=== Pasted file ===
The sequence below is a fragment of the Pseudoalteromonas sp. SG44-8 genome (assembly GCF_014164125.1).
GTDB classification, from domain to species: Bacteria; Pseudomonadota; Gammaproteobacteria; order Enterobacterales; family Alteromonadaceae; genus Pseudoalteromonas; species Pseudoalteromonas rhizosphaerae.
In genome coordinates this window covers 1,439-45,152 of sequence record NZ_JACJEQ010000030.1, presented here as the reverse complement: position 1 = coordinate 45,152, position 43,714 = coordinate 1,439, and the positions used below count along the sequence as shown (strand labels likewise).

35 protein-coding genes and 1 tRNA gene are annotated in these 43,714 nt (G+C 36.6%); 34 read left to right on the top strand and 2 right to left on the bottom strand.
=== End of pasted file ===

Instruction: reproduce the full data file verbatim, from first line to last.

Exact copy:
The sequence below is a fragment of the Pseudoalteromonas sp. SG44-8 genome (assembly GCF_014164125.1).
GTDB classification, from domain to species: Bacteria; Pseudomonadota; Gammaproteobacteria; order Enterobacterales; family Alteromonadaceae; genus Pseudoalteromonas; species Pseudoalteromonas rhizosphaerae.
In genome coordinates this window covers 1,439-45,152 of sequence record NZ_JACJEQ010000030.1, presented here as the reverse complement: position 1 = coordinate 45,152, position 43,714 = coordinate 1,439, and the positions used below count along the sequence as shown (strand labels likewise).

35 protein-coding genes and 1 tRNA gene are annotated in these 43,714 nt (G+C 36.6%); 34 read left to right on the top strand and 2 right to left on the bottom strand.